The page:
Round 1: Canada stakes out ground as historic NAFTA rewrite begins

Round 1: Canada stakes out ground as historic NAFTA rewrite begins
From CBC - August 13, 2017

After months of heated rhetoric and diplomatic groundwork, talks to overhaul the North American Free Trade Agreement willformally begin this week with Canada pushing for more stringent labour and environmental standards in the deal.

Canada's top diplomat, Foreign Affairs MinisterChrystiaFreeland, will travel to Washington Tuesday where the first round of formal negotiations is set to take place.

Freelandwill sit down to break bread with her U.S. and Mexican counterparts before officials get down to brass tacks in a bid to modernize the 25-year-old trade pact Wednesday.

Each side will begin to set out what it wants to see in the rewrite; in Canada's case that will include stronger environmental and labour provisions and a formal mechanism to settle thorny trade disputes.

Some interest groupsare hoping for a speedy process to keep investors calm, but some international trade expertswarn that business shouldbrace for a drawn-out series of discussions.

JeffreySchott, a trade policy analyst and senior fellow at the Washington-based Peterson Institute for International Economics, said while the goal is for expeditious rounds, the administration of U.S. President Donald Trump has laid out objectivesthat could lead to an impasse.

Those include proposed changes to government procurement,rules of origin and a goal ofeliminating the deficit.

Resistance to U.S. 'overtures'

"Those are areas where they will undercut the competitiveness of North America producers and workers and there will be resistance from Canada and Mexico to the U.S.overtures," he said.

Schottexpects talks will spill over to next year, and will thenbe constrained by next year's Mexican presidential election, followed byU.S. mid-term congressional elections. He predicted talks will continue on into 2019, when there will be other elections, including a federal election in Canada.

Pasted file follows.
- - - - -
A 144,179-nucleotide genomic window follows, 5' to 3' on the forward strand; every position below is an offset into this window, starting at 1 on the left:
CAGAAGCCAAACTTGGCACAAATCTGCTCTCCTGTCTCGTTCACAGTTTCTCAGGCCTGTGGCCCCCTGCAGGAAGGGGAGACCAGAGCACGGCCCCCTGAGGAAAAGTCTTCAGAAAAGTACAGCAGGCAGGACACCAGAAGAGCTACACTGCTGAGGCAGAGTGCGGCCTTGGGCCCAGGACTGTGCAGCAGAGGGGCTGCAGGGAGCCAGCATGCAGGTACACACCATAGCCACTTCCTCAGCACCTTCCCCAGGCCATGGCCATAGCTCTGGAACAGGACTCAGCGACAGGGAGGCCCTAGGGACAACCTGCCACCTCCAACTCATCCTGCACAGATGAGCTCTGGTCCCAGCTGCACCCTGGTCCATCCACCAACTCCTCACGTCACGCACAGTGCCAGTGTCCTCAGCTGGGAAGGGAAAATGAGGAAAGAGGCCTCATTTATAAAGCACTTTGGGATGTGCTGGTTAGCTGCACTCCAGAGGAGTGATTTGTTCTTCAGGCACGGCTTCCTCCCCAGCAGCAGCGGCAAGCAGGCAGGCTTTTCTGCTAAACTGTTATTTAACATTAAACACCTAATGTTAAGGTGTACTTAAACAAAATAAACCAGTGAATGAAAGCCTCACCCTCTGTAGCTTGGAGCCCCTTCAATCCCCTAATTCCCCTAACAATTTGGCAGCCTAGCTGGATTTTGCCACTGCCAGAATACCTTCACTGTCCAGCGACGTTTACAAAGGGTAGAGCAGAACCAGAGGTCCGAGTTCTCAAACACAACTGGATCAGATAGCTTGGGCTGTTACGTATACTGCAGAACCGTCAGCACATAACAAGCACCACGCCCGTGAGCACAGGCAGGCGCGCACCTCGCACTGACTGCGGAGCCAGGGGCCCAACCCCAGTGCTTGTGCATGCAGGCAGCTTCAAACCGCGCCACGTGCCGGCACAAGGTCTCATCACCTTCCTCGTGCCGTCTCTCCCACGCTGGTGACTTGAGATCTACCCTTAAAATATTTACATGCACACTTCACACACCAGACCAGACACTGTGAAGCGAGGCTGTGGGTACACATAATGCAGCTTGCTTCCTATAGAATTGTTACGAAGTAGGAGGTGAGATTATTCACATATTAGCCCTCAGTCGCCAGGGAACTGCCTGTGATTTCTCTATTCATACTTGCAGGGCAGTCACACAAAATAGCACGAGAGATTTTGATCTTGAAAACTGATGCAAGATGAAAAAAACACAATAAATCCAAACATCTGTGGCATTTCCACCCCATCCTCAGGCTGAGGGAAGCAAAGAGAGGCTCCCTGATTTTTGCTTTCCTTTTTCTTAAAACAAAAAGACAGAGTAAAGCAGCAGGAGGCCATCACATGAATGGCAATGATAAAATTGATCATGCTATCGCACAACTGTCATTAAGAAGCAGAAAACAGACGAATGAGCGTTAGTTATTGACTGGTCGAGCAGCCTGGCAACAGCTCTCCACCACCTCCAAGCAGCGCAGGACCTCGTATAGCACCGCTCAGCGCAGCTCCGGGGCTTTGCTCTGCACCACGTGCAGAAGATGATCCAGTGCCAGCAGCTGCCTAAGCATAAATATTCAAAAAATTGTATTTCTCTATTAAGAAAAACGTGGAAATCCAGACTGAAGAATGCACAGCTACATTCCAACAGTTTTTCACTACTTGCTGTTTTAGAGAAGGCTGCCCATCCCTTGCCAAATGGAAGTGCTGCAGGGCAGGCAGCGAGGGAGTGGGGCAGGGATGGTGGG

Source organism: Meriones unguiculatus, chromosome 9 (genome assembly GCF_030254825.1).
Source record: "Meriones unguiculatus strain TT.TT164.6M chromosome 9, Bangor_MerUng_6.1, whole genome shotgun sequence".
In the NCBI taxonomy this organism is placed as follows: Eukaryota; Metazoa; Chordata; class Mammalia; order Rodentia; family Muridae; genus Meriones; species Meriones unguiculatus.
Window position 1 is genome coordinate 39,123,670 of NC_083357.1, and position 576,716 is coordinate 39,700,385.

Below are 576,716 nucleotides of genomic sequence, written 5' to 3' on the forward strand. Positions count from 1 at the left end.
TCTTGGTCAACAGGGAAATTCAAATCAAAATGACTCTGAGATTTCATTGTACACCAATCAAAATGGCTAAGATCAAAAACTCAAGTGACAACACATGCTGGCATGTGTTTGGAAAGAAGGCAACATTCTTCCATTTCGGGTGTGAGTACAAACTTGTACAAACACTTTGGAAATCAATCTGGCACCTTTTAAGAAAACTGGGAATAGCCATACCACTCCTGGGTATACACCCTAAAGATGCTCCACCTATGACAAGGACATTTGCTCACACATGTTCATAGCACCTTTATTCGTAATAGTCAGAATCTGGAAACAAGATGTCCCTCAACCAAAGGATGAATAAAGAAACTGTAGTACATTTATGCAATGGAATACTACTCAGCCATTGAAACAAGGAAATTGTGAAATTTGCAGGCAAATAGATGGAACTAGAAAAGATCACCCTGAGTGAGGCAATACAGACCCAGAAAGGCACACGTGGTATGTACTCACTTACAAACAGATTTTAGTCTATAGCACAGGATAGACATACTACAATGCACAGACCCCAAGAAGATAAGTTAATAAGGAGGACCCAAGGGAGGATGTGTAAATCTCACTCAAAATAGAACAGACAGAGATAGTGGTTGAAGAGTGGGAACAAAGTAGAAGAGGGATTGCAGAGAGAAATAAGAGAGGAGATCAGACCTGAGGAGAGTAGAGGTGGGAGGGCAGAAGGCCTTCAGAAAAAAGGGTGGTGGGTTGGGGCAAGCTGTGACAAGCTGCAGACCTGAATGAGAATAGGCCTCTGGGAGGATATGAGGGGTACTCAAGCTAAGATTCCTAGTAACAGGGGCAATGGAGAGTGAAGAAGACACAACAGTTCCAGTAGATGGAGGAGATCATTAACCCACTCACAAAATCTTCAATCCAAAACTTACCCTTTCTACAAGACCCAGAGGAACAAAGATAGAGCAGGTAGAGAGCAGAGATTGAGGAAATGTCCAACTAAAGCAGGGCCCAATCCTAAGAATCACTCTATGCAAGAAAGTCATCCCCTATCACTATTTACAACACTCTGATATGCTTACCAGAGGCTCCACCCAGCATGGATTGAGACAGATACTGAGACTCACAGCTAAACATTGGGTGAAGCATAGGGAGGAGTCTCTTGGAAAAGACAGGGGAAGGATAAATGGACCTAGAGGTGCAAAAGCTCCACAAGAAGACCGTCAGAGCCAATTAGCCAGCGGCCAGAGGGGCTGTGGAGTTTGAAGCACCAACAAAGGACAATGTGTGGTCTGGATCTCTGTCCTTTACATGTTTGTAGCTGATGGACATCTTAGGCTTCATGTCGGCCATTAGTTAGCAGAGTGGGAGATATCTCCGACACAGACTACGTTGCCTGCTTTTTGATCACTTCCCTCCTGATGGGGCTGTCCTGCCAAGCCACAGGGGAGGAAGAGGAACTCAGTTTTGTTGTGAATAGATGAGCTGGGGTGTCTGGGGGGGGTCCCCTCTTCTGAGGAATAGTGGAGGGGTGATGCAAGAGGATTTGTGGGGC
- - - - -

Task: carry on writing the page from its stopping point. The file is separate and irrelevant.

"I see a low probability of an agreement on a modernizedNAFTAin the near term," he told CBC News in an interview. "I think negotiators will go through what can be done that is helpful andreject efforts to try and make revisions that are counterproductive.But finding thediscreet window when the political stars align in all three countries is going to be difficult, and is unlikely to take place over thenext 18 months."

A potential 'deal breaker'

Schottexpects quick, constructiveprogress in areas like digital trade, but saidchanges to labour provisions could spark muchfriction. While the U.S. has far greater issueswith Mexico, Trump's aim to shredChapter 19 ofNAFTA, which includes provisions for a dispute resolution mechanism, could prove to be a flashpointwith Canada.

Speaking to reporters in Edmonton on Friday,Freelandcalled a dispute settlement resolution "essential" to any trade agreement.

"In the same way that good fences make good neighbours, a good dispute mechanism makes good trading partners," she said. "Canadaunderstandsthe importance of independent, objective, transparent dispute settlement withinNAFTA, and it's somethingwe will be talking about with our partners and explain it to them."

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